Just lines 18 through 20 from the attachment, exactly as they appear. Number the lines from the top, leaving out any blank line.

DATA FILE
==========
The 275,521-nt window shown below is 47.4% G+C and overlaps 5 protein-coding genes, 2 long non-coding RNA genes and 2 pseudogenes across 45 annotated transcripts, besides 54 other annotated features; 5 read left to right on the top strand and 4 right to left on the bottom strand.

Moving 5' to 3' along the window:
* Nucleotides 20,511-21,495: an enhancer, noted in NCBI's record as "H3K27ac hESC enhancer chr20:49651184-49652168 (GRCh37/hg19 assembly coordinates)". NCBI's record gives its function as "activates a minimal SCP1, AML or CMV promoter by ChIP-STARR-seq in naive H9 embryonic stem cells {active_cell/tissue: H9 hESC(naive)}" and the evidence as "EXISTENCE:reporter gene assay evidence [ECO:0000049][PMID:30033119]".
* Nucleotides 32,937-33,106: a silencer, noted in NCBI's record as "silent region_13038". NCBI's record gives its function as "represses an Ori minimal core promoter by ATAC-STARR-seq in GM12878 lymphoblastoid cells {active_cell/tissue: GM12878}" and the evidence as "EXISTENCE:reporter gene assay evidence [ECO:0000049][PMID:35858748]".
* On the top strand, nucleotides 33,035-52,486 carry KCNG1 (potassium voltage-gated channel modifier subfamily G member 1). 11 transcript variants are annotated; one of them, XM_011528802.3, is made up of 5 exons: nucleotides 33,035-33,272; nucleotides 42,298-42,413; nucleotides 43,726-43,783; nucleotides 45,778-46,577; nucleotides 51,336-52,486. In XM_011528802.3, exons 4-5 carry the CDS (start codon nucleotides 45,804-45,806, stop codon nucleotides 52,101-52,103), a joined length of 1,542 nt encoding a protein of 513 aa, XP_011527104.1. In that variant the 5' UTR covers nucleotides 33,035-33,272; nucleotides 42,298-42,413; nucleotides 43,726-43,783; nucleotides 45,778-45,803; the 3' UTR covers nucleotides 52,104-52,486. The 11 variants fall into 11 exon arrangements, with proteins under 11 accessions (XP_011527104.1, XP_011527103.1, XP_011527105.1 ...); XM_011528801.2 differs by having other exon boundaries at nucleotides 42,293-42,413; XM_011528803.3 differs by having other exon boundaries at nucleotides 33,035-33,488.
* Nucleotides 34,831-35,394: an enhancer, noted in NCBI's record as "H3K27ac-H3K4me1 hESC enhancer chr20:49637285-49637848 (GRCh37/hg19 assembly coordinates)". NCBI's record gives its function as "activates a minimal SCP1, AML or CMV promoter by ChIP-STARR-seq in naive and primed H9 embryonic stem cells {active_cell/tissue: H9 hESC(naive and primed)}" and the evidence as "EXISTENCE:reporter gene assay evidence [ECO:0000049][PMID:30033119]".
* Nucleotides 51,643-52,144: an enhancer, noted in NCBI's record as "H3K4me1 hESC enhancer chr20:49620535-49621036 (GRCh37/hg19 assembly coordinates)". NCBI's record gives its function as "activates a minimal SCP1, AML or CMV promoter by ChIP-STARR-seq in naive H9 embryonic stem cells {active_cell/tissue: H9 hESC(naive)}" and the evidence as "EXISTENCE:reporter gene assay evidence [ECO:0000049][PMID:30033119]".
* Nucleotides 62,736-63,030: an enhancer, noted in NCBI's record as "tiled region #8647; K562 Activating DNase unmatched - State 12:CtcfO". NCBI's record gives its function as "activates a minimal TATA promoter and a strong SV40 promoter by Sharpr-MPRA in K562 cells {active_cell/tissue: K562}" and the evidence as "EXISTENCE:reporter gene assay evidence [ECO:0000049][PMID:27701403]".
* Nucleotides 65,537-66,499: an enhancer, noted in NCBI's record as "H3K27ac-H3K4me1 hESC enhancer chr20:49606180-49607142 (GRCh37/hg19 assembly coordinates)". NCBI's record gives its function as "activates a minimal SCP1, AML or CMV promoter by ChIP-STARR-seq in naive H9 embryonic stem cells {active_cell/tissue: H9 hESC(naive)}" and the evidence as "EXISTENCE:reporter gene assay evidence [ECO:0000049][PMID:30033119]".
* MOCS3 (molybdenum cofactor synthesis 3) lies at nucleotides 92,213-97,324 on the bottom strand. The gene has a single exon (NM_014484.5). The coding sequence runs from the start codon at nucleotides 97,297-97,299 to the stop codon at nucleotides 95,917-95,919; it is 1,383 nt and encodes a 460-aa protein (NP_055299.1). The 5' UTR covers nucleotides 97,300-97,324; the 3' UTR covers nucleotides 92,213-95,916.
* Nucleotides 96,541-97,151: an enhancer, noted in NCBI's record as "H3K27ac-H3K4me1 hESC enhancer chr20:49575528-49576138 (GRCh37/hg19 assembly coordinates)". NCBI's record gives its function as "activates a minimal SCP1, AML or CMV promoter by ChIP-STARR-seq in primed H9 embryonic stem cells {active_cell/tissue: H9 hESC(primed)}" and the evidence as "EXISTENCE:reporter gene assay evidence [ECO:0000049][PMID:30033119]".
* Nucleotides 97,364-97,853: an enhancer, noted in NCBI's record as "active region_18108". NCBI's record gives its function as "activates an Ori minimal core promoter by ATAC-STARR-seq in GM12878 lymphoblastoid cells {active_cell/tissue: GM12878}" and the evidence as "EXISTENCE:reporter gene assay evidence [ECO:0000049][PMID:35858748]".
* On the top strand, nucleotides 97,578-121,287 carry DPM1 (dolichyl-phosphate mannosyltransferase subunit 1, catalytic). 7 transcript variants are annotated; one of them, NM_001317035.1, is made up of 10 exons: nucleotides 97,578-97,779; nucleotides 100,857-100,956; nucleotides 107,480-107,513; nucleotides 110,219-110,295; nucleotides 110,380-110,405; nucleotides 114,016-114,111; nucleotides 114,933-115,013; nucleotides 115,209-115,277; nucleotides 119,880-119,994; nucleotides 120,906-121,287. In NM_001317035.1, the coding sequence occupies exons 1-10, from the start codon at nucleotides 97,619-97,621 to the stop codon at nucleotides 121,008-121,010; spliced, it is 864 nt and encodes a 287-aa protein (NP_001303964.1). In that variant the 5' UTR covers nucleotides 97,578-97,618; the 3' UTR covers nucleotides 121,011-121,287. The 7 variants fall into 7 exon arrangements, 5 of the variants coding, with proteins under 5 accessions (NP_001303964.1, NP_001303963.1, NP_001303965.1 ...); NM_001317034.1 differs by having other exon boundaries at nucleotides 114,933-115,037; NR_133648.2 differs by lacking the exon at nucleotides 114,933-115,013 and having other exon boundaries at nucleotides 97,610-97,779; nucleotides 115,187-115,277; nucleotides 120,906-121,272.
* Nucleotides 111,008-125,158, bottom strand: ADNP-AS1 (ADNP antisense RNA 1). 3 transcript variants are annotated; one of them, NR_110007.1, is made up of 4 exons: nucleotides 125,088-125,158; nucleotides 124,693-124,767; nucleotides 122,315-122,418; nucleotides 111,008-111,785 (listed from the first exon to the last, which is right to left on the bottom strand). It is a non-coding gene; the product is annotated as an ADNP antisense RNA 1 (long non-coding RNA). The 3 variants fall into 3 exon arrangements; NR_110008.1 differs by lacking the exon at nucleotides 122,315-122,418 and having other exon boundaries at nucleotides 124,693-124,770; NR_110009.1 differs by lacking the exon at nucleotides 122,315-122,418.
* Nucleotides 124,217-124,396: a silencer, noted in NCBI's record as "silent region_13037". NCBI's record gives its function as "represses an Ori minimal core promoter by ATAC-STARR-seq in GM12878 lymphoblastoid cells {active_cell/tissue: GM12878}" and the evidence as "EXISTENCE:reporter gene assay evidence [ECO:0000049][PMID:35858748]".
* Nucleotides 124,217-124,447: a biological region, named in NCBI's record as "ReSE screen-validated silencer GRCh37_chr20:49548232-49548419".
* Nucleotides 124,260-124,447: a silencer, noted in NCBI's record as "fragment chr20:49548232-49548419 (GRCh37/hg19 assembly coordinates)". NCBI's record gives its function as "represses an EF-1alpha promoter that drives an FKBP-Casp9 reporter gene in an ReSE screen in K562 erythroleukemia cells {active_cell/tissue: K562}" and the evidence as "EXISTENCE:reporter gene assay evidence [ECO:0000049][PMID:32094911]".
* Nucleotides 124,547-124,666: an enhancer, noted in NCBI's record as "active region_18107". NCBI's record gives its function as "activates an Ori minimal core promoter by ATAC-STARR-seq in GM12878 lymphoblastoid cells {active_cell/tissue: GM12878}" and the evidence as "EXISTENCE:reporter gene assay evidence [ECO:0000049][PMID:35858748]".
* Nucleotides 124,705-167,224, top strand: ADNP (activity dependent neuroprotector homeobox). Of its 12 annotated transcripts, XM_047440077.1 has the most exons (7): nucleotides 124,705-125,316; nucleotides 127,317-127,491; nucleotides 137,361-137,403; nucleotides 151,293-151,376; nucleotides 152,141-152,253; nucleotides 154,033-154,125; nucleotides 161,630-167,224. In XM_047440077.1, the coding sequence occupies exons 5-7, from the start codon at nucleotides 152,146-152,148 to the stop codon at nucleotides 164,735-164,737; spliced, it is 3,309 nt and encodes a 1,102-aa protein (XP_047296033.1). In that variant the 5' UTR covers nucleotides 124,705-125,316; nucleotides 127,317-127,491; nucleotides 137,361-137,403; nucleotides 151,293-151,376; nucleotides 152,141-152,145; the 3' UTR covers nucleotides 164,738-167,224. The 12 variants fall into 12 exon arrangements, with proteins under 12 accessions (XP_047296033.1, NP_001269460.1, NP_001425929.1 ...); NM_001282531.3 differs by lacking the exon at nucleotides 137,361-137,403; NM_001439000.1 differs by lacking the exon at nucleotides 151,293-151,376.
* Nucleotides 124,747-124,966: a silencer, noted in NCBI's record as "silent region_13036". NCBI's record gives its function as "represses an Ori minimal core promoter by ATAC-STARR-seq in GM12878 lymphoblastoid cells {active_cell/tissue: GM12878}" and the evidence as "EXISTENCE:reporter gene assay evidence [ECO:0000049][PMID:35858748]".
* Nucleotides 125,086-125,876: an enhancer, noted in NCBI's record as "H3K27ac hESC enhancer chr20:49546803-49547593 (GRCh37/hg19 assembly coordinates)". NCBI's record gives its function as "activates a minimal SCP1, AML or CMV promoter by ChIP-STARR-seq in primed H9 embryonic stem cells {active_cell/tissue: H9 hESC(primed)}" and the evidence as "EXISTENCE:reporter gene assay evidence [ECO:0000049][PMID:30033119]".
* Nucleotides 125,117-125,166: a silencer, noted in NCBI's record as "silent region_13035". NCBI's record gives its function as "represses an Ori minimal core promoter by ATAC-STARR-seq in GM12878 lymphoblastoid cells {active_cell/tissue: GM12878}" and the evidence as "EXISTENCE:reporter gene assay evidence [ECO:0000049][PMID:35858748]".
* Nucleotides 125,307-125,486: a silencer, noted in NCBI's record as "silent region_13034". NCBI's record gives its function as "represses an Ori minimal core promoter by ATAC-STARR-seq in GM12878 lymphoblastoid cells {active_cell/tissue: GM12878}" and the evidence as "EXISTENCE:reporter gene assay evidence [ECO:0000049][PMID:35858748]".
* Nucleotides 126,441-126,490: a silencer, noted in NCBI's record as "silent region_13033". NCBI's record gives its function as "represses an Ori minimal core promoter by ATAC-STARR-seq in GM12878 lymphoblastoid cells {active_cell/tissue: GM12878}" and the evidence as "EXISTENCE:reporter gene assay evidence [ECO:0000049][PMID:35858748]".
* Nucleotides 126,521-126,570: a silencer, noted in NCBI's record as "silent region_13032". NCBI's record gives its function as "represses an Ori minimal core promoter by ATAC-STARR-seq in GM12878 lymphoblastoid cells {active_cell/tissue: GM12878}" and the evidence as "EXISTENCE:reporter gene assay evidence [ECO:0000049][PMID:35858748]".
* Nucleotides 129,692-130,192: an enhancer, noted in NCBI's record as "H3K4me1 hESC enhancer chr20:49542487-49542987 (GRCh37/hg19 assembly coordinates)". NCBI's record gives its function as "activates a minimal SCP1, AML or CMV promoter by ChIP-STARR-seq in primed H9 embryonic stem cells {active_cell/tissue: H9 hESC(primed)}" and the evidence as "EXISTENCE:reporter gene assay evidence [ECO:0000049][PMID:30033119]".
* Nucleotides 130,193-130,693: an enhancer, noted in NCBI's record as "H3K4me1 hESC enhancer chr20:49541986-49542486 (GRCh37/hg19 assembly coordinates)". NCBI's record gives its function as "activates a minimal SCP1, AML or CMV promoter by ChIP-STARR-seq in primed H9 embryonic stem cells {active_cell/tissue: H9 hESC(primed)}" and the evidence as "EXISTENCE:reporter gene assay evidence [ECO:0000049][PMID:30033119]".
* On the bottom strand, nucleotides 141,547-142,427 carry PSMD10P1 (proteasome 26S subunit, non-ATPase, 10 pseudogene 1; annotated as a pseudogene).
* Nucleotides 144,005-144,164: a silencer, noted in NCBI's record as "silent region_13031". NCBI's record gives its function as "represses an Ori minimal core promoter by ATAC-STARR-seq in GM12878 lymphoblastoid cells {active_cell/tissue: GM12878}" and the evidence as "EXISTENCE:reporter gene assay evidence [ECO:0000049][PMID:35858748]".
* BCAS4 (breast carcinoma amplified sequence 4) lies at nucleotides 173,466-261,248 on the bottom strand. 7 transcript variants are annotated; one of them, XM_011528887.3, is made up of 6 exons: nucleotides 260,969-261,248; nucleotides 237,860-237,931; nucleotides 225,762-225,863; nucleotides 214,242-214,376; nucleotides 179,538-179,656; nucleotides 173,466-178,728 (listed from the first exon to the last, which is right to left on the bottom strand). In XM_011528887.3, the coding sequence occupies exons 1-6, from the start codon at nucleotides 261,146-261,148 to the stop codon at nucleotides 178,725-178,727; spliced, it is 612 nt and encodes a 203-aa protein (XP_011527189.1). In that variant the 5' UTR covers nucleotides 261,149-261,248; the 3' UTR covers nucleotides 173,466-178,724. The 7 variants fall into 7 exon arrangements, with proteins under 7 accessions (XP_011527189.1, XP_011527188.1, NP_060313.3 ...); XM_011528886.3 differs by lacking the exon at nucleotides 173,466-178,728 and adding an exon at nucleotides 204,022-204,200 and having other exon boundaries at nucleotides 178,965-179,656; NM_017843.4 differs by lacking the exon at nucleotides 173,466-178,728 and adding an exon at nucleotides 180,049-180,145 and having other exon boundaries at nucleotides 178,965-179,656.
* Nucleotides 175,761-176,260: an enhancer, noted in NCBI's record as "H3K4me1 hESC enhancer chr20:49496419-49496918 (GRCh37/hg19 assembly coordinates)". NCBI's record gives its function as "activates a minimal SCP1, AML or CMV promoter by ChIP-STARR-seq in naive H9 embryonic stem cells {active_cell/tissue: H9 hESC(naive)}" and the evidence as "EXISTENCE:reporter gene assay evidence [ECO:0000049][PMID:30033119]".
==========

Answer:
* Nucleotides 124,547-124,666: an enhancer, noted in NCBI's record as "active region_18107". NCBI's record gives its function as "activates an Ori minimal core promoter by ATAC-STARR-seq in GM12878 lymphoblastoid cells {active_cell/tissue: GM12878}" and the evidence as "EXISTENCE:reporter gene assay evidence [ECO:0000049][PMID:35858748]".
* Nucleotides 124,705-167,224, top strand: ADNP (activity dependent neuroprotector homeobox). Of its 12 annotated transcripts, XM_047440077.1 has the most exons (7): nucleotides 124,705-125,316; nucleotides 127,317-127,491; nucleotides 137,361-137,403; nucleotides 151,293-151,376; nucleotides 152,141-152,253; nucleotides 154,033-154,125; nucleotides 161,630-167,224. In XM_047440077.1, the coding sequence occupies exons 5-7, from the start codon at nucleotides 152,146-152,148 to the stop codon at nucleotides 164,735-164,737; spliced, it is 3,309 nt and encodes a 1,102-aa protein (XP_047296033.1). In that variant the 5' UTR covers nucleotides 124,705-125,316; nucleotides 127,317-127,491; nucleotides 137,361-137,403; nucleotides 151,293-151,376; nucleotides 152,141-152,145; the 3' UTR covers nucleotides 164,738-167,224. The 12 variants fall into 12 exon arrangements, with proteins under 12 accessions (XP_047296033.1, NP_001269460.1, NP_001425929.1 ...); NM_001282531.3 differs by lacking the exon at nucleotides 137,361-137,403; NM_001439000.1 differs by lacking the exon at nucleotides 151,293-151,376.
* Nucleotides 124,747-124,966: a silencer, noted in NCBI's record as "silent region_13036". NCBI's record gives its function as "represses an Ori minimal core promoter by ATAC-STARR-seq in GM12878 lymphoblastoid cells {active_cell/tissue: GM12878}" and the evidence as "EXISTENCE:reporter gene assay evidence [ECO:0000049][PMID:35858748]".